Hi Brandon,

Thanks for visiting NCpedia! This entry is sourced from the Encyclopedia of North Carolina edited by William S. Powell. 

We do our best to ensure all articles contain factual information. I suggest looking at the References --listed at the bottom of the article-- for additional information.

Molly Goldston, NC Government & Heritage Library


I note so many responses from you re genealogy requests, I must applaud your responsiveness.
May I add one more, please?
My 5th great-grandfather is Samuel Henry, Sr., (b. 1730 , d. 1797) whose Revolutionary War record when he was a sergeant I've seen, but with little detail.
Is his name to be found in any of the resources at your ready access?
Thank you.


Hello John,

Thank you for leaving your comment! A librarian from the Government & Heritage Library will be in touch via email regarding your request. 

Kind regards,

Molly Goldston, NC Government & Heritage Library


I am trying to verify that my fifth great grandfather Daniel Henderson was killed at the battle of Kings Mountain. I found a list of several Hendersons in the battle and wonder if they were related.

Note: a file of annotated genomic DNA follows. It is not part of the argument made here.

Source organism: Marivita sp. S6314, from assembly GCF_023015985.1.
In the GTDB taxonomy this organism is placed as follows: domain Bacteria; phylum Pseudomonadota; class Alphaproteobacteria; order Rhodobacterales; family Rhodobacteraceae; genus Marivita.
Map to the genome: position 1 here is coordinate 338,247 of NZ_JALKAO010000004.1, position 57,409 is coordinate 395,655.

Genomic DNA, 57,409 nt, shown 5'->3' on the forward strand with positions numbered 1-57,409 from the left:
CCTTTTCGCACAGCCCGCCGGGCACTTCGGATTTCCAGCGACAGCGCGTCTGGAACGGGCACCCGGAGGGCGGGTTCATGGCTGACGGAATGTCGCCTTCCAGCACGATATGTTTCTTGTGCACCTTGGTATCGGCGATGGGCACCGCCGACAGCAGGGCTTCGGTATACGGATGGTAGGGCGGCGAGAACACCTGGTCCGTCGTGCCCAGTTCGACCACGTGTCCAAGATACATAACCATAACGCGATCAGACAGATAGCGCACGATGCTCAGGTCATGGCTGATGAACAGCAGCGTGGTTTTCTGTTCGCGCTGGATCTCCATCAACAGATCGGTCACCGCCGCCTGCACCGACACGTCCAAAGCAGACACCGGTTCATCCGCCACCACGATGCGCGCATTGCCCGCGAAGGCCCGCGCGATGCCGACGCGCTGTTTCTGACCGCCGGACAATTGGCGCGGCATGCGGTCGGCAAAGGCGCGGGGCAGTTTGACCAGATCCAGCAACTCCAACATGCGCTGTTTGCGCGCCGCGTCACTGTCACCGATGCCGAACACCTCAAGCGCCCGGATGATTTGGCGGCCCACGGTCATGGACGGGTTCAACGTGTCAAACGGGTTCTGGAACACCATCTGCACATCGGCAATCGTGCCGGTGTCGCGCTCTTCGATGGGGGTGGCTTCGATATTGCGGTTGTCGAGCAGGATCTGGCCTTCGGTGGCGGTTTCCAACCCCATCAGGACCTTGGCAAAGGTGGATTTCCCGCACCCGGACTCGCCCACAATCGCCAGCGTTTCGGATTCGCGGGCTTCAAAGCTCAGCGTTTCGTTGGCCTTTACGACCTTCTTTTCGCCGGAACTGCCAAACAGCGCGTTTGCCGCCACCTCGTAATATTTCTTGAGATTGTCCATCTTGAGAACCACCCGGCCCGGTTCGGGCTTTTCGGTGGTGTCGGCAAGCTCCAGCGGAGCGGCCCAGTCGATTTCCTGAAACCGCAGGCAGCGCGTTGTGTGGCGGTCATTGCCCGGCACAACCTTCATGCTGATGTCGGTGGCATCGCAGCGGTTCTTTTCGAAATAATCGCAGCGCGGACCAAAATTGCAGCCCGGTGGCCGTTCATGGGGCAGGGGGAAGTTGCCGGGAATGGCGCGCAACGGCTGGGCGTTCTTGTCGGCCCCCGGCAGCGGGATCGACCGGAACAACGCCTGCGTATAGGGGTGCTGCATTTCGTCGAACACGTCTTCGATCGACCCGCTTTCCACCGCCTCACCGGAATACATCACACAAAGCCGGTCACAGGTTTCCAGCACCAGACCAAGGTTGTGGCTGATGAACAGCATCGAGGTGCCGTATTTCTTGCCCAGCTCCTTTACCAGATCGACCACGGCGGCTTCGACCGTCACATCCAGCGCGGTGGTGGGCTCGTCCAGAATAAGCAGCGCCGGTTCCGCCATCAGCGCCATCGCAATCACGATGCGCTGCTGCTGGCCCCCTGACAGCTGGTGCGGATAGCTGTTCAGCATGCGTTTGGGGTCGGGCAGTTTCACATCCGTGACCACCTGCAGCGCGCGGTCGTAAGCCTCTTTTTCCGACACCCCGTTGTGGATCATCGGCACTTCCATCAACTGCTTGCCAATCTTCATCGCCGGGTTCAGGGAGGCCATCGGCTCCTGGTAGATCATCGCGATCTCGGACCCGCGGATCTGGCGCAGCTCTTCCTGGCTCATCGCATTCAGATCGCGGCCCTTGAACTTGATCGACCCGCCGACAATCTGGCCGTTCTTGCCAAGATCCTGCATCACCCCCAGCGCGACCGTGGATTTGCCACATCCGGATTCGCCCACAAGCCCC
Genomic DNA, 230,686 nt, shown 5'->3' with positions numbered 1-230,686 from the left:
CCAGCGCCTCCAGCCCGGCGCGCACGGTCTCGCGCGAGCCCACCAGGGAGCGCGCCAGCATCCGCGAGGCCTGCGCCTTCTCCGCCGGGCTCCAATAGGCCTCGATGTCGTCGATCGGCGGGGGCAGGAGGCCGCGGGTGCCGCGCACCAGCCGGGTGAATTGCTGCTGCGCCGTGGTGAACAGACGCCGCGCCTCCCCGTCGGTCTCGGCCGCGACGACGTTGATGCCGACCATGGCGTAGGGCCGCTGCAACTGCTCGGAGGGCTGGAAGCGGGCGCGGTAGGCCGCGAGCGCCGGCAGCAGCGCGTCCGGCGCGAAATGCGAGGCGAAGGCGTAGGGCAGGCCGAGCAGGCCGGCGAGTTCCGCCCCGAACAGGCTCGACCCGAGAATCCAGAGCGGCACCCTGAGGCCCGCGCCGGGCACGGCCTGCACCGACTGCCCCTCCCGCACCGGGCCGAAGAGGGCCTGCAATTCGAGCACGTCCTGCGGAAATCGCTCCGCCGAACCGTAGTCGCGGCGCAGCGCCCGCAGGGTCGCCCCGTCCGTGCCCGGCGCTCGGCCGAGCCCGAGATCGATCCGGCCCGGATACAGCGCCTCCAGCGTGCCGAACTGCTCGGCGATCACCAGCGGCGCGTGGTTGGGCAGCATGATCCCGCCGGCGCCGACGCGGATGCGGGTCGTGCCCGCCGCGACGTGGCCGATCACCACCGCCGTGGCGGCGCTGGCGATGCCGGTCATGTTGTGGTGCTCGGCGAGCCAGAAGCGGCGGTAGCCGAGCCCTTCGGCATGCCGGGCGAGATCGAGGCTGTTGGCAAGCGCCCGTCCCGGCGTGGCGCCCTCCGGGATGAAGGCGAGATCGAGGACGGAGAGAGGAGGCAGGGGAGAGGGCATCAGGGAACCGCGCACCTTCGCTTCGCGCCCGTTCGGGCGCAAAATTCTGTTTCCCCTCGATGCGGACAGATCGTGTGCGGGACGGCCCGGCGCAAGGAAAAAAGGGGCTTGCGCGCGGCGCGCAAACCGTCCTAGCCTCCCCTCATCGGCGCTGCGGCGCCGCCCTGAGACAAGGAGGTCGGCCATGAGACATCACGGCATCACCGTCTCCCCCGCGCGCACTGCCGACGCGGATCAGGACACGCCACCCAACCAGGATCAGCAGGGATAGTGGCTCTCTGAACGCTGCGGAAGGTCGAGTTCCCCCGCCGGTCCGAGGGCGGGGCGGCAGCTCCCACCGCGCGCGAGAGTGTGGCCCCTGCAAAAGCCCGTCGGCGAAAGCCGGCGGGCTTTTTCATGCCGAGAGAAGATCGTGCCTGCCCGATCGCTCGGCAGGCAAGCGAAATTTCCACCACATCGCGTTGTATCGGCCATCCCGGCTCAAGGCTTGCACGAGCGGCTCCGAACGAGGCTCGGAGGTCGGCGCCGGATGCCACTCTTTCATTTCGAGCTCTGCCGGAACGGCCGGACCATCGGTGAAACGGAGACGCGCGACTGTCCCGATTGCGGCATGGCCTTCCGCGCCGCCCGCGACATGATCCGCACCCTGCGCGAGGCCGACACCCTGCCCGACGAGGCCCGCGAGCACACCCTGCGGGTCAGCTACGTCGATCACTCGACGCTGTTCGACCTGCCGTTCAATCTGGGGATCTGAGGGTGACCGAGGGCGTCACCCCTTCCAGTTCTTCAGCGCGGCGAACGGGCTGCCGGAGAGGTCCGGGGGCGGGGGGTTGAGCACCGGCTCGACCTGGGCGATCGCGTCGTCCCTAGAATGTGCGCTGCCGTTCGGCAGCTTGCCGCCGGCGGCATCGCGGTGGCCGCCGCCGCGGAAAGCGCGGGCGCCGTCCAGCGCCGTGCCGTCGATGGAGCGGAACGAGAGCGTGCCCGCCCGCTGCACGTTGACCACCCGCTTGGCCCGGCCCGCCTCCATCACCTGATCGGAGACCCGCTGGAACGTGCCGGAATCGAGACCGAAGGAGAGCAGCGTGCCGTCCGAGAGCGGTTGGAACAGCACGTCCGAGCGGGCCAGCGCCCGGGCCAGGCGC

How can I find out if a ancestor of my great grandfather fought in the Battle of Kings Mountain as a Holston family member?



There have been a few books published with lists of patriots who fought in the battle. I suggest seeing if your local library has these books, and if not, ask them about Interlibrary Loan. Here are a few titles of interest:

  • Moss, Bobby Gilmer. The Patriots at Kings Mountain. This was published 1990 and reprinted 1999
  • White, Katherine Keogh. The King's Mountain Men : The Story of the Battle, With Sketches of the American Soldiers Who Took Part. This book was first published in 2007 and reprinted 2017

Erin Bradford, Government and Heritage Library


My husbands 6th great grandfather was charles word jr and im trying to get more info abt hi. It says he dies at the battle of the kimgs mountain so im trying to figure if this is true or not and learn more abt him.


Charles Word Jr is listed here as a Colonel. I find no other confirmation of his rank.

His 5th Great Grandson was famed humorist Lewis Grizzard

Charles Word’s death in the Battle of Kings Mountain was documented in the "The Patriots at Kings Mountain" by Bobby Gilmer Moss.



I have sent your comment to our reference librarians who will be able to assist you. 

Erin Bradford, Government and Heritage Library